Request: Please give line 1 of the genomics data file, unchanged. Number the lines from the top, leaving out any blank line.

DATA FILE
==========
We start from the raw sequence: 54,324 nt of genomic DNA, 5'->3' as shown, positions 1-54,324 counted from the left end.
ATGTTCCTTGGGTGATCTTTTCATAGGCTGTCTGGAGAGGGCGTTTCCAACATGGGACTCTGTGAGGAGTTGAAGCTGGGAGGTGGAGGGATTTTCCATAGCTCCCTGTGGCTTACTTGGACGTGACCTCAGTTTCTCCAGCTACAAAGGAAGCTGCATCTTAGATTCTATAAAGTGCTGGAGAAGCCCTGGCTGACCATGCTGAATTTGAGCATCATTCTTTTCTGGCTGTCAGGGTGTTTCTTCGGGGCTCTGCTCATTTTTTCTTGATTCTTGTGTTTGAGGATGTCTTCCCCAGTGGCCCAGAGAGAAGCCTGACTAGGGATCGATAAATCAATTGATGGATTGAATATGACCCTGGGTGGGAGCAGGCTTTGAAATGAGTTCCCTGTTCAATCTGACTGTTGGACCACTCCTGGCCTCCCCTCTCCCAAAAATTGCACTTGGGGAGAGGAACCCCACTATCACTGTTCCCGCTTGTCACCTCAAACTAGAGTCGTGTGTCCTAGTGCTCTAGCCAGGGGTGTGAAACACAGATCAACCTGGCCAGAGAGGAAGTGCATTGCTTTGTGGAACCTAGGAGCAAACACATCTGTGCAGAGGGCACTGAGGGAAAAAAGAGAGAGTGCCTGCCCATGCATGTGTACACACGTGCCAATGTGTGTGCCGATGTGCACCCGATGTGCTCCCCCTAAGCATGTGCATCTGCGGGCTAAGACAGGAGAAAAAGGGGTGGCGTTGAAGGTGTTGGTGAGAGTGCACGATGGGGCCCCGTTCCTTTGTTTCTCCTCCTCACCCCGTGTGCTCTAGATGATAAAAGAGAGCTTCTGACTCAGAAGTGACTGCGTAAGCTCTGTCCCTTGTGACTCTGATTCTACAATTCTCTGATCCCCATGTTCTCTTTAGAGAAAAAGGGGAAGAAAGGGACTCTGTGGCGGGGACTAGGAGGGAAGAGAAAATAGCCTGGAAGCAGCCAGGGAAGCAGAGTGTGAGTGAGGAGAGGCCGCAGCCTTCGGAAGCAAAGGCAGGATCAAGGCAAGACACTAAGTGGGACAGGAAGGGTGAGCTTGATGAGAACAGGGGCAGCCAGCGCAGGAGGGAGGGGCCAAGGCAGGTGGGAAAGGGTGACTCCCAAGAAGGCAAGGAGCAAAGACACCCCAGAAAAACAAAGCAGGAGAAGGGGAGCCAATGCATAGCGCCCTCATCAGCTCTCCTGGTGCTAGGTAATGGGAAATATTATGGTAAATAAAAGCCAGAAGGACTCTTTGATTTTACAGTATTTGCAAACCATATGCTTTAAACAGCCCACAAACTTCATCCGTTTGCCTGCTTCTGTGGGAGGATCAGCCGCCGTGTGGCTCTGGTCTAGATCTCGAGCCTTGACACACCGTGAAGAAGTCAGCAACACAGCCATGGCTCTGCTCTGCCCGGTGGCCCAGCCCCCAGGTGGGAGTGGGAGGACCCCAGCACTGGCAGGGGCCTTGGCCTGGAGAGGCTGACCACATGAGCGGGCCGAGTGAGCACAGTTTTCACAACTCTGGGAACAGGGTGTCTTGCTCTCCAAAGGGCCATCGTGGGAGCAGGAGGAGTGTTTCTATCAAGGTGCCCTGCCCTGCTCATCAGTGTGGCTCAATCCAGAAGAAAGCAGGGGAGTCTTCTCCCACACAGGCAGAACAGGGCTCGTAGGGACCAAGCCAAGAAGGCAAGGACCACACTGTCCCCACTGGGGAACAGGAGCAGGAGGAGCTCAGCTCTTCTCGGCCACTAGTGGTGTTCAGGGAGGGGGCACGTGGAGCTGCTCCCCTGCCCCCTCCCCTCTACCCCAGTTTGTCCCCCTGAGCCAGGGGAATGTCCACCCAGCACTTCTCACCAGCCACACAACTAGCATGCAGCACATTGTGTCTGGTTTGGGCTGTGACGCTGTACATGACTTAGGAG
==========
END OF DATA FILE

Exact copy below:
We start from the raw sequence: 54,324 nt of genomic DNA, 5'->3' as shown, positions 1-54,324 counted from the left end.